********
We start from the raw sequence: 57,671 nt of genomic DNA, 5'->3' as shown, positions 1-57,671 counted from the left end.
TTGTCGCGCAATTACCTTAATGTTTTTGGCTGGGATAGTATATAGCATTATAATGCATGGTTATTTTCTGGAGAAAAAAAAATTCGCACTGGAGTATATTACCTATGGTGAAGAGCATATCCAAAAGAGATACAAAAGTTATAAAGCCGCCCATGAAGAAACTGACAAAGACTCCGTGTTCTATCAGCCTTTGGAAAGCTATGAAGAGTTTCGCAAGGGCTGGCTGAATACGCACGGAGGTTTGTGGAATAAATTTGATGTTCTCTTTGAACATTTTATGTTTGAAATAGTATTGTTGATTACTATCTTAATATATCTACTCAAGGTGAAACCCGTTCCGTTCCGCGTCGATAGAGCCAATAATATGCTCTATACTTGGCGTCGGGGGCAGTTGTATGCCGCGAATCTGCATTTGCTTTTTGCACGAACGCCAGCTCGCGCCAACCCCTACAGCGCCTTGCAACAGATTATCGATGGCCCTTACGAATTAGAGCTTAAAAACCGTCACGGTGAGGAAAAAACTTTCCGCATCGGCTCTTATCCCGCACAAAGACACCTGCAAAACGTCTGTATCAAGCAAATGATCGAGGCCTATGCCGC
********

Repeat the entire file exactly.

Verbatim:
We start from the raw sequence: 57,671 nt of genomic DNA, 5'->3' as shown, positions 1-57,671 counted from the left end.
TTGTCGCGCAATTACCTTAATGTTTTTGGCTGGGATAGTATATAGCATTATAATGCATGGTTATTTTCTGGAGAAAAAAAAATTCGCACTGGAGTATATTACCTATGGTGAAGAGCATATCCAAAAGAGATACAAAAGTTATAAAGCCGCCCATGAAGAAACTGACAAAGACTCCGTGTTCTATCAGCCTTTGGAAAGCTATGAAGAGTTTCGCAAGGGCTGGCTGAATACGCACGGAGGTTTGTGGAATAAATTTGATGTTCTCTTTGAACATTTTATGTTTGAAATAGTATTGTTGATTACTATCTTAATATATCTACTCAAGGTGAAACCCGTTCCGTTCCGCGTCGATAGAGCCAATAATATGCTCTATACTTGGCGTCGGGGGCAGTTGTATGCCGCGAATCTGCATTTGCTTTTTGCACGAACGCCAGCTCGCGCCAACCCCTACAGCGCCTTGCAACAGATTATCGATGGCCCTTACGAATTAGAGCTTAAAAACCGTCACGGTGAGGAAAAAACTTTCCGCATCGGCTCTTATCCCGCACAAAGACACCTGCAAAACGTCTGTATCAAGCAAATGATCGAGGCCTATGCCGC